Corporatisation of railway production units would succeed only if the government buys the trains from them and not resort to imports at least for initial couple of years, said a senior official of Indian Railways.
The central government had announced its plans to corporatise the seven production units of railways under one head to be called Indian Railway Rolling Stock Company (IRRSC).
“As was followed in the western economies and others, Indian government should first proliferate the domestic market with indigenously produced trains like Train 18,” the official preferring anonymity said. “This will enable domestic industry to scale up and, in the process, cut costs. We will be a laughing stock if the Indian Railway Rolling Stock goes out and bid for international projects when there are no sufficient reference numbers,” he said.
According to him, the railway production units are now part of the government and has its own costing structure and it takes time to look and rework the costing structure once the units are corporatised.
Citing the hi-tech train Vande Bharat/Train 18 designed, developed and built at Integral Coach Factory, Chennai, the official said the government should proliferate this train in large numbers within India rather than going in for imports.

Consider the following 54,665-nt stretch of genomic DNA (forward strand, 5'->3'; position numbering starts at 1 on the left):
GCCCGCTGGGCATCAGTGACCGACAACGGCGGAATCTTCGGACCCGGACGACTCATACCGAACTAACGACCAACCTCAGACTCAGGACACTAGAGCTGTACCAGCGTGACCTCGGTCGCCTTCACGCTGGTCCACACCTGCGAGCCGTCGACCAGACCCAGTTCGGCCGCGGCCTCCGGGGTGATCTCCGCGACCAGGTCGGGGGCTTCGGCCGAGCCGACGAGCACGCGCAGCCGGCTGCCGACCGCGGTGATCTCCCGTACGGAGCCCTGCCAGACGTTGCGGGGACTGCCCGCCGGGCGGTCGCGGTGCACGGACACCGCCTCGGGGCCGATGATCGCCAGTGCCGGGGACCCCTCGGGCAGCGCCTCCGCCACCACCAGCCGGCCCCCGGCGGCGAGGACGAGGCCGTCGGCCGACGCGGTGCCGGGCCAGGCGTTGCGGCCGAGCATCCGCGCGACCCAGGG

With Indian Railways one the largest railway network operators in the world running about 15,000 trains daily and carrying millions of passengers across the length and breadth of the country, an official said that it is imperative for the country to become self-sufficient in trains.
“The supply of 50 trainsets to Indian Railways per year will result in creation of high-paying jobs as well as several spin-off benefits. About 10,000 new jobs could be created,” the officer said.
“The global railway industry size is about $200 billion. Out of that, tracking and signaling systems are expensive. Most of the demand for railway sector and trains are from Asia (China, India and others) and Africa. China makes its own trains. That leaves out Southeast Asia, East Asia, Bangladesh. We are exporting to Sri Lanka, Bangladesh, Jordan and others,” he said.
According to him, the railway market is growing in Asia and Africa.
Speaking to reporters here in May this year, Rajesh Agrawal, Member (Rolling Stock), said some south-east Asian and South American nations have evinced interest in importing Train 18.
However, after fulfilling the needs of Indian Railways, the same will be considered, he added.
Meanwhile officials said, the work on rolling out Train 18 has come to a standstill, while the government is looking to import of train sets.
“I have learnt that an import proposal for sixty train sets have been made costing over twenty-five thousand crore rupees citing delay in production of Vande Bharat Express by ICF,” Shubhranshu, Chief Administrative Officer, Rail Wheel Plant, Bihar told V K Yadav, Chairman, Railway Board in a letter dated November 13.
According to him, the revised specifications for manufacture of Vande Bharat Express trains is very consulted making it difficult for procurement.
“A particular Directorate of RDSO (Research Design and Standards Organisation) has exceeded its brief and has included items to which likely bidders have formally objected to in writing. The revised specifications will, therefore, make the competition narrower and the playing field more uneven, the very shortcomings it was meant to eliminate,” Shubhranshu’s letter notes.
According to him, as per the current timeframe, the third Vande Bharat train will not be delivered before March 2023.